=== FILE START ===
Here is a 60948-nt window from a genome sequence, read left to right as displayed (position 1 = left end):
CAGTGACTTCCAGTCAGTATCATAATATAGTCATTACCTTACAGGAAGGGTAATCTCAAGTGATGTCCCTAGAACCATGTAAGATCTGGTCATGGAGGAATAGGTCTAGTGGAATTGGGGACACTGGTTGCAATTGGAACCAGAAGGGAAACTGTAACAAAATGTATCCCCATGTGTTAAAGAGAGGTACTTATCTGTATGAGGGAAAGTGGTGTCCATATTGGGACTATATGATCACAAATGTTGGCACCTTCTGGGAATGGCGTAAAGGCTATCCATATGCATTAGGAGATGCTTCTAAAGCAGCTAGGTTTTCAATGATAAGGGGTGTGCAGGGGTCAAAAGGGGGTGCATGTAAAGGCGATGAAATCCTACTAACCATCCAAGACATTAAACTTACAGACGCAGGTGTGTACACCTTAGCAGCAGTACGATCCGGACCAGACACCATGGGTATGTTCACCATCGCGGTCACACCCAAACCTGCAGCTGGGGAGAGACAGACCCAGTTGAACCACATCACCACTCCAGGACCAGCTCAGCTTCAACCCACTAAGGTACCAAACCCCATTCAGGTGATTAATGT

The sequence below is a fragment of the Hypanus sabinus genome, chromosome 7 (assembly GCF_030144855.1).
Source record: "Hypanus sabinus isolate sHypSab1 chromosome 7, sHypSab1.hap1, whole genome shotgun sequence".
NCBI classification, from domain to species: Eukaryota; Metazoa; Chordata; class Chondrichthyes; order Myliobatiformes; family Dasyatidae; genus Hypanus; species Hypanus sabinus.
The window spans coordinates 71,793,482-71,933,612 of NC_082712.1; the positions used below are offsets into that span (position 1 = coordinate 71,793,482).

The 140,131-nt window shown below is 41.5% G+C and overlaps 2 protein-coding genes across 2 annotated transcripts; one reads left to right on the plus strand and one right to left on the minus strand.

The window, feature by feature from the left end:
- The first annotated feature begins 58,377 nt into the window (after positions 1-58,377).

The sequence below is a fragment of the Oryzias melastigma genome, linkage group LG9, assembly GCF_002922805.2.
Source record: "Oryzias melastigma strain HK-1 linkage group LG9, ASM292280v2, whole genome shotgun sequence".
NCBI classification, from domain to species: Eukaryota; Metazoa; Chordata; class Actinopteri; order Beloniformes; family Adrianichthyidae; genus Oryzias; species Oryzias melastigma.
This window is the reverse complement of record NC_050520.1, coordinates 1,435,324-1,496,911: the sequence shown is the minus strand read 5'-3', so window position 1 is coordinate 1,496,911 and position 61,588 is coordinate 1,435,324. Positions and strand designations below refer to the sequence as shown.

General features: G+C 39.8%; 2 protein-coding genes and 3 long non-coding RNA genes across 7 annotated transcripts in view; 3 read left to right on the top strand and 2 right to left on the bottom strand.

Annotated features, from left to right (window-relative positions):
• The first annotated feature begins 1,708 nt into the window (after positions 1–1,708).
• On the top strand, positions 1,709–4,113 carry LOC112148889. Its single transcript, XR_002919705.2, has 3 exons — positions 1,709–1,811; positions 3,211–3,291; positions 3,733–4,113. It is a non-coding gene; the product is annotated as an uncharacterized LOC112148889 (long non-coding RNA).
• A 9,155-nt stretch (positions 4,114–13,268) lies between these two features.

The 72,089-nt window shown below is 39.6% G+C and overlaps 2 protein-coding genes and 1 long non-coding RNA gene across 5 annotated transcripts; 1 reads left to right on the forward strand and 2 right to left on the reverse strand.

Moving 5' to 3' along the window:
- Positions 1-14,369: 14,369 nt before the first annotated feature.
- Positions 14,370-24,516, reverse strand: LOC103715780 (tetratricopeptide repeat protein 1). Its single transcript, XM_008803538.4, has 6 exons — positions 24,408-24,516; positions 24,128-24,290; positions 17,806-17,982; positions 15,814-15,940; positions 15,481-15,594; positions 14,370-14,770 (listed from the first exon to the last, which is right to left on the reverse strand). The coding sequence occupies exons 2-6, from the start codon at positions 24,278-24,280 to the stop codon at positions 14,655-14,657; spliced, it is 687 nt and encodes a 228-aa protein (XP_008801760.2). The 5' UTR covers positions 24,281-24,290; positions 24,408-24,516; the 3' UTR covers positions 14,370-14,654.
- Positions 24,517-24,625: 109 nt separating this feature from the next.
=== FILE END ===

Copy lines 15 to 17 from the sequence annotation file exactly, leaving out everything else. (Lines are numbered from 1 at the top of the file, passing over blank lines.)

Annotated features, from left to right (window-relative positions):
• The first annotated feature begins 1,708 nt into the window (after positions 1–1,708).
• On the top strand, positions 1,709–4,113 carry LOC112148889. Its single transcript, XR_002919705.2, has 3 exons — positions 1,709–1,811; positions 3,211–3,291; positions 3,733–4,113. It is a non-coding gene; the product is annotated as an uncharacterized LOC112148889 (long non-coding RNA).